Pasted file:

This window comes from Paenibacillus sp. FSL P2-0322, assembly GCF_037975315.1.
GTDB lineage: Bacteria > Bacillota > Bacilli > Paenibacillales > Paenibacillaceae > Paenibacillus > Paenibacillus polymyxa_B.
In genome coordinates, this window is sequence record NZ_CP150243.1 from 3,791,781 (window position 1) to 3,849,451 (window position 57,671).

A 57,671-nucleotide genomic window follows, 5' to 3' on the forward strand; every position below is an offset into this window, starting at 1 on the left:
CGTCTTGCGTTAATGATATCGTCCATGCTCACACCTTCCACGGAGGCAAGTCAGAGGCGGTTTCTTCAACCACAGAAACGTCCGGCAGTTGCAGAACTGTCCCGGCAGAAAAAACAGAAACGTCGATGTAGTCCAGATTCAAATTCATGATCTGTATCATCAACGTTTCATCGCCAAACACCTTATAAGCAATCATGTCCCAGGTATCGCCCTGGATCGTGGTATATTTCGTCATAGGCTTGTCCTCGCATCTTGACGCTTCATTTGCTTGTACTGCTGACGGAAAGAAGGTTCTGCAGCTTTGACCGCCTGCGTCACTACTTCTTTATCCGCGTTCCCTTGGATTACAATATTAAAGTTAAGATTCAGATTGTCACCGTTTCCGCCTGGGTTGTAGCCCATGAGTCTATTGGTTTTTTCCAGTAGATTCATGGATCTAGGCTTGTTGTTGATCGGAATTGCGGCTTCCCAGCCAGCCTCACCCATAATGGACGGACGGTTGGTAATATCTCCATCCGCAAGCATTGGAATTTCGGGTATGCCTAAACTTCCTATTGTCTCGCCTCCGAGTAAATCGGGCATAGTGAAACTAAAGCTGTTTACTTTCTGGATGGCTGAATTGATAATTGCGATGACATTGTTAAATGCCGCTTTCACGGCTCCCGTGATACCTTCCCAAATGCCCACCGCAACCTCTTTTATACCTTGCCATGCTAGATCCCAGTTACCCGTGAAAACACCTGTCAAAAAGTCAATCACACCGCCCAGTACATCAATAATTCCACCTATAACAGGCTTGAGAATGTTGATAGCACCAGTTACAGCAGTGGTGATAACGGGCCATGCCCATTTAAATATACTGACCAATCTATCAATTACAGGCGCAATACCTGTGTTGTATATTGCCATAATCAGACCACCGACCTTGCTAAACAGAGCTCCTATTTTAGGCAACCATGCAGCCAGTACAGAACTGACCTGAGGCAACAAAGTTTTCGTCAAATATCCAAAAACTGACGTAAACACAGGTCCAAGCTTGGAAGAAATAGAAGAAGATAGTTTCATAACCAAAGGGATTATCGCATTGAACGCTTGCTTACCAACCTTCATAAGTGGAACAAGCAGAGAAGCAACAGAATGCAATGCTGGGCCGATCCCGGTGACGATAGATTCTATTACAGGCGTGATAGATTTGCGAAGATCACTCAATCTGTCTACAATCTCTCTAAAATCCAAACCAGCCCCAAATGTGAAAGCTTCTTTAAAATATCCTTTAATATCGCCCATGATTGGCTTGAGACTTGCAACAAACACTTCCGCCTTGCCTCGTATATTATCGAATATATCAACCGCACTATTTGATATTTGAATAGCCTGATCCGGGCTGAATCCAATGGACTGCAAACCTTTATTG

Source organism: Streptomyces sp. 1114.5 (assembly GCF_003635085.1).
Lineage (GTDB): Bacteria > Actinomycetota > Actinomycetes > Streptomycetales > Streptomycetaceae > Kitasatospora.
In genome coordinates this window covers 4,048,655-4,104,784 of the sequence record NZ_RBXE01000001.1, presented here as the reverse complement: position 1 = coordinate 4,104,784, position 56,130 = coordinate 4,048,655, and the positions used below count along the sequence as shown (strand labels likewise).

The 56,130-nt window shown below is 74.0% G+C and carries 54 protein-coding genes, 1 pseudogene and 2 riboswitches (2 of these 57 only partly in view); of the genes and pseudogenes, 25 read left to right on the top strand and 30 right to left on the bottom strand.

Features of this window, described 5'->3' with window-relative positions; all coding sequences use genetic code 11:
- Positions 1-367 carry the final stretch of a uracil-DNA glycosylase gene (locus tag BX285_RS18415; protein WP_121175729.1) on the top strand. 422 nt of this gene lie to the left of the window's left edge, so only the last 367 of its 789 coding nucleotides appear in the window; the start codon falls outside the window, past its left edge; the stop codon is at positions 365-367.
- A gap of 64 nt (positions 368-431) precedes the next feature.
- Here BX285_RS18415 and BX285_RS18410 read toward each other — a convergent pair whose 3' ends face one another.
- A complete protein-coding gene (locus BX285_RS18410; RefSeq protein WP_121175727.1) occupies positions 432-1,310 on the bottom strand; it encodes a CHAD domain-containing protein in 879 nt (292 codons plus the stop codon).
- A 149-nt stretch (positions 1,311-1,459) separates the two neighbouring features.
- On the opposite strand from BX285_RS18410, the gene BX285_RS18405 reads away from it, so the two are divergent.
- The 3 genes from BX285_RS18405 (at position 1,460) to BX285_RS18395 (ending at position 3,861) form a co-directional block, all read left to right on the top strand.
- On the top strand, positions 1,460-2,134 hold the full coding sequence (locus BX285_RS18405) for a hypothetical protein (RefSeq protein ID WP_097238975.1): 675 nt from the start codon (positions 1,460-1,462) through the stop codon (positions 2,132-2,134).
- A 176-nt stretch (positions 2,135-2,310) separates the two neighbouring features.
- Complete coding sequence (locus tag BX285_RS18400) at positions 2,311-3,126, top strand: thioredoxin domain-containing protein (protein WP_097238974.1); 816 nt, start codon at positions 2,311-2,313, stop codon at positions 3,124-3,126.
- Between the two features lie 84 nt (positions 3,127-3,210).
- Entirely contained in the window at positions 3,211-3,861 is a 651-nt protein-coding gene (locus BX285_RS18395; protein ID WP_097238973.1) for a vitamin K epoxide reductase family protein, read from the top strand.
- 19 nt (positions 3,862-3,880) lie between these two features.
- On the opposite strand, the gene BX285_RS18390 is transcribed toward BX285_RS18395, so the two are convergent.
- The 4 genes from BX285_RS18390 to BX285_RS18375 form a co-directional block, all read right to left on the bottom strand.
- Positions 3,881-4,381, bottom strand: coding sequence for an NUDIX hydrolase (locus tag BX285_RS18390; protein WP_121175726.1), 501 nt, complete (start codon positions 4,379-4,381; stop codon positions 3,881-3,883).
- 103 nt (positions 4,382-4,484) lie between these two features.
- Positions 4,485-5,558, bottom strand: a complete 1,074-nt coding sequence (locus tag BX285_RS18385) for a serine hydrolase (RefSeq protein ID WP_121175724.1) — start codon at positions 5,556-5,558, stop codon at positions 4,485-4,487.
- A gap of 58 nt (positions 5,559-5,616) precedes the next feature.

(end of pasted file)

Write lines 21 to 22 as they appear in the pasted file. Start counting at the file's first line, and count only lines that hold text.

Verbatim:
- Between the two features lie 84 nt (positions 3,127-3,210).
- Entirely contained in the window at positions 3,211-3,861 is a 651-nt protein-coding gene (locus BX285_RS18395; protein ID WP_097238973.1) for a vitamin K epoxide reductase family protein, read from the top strand.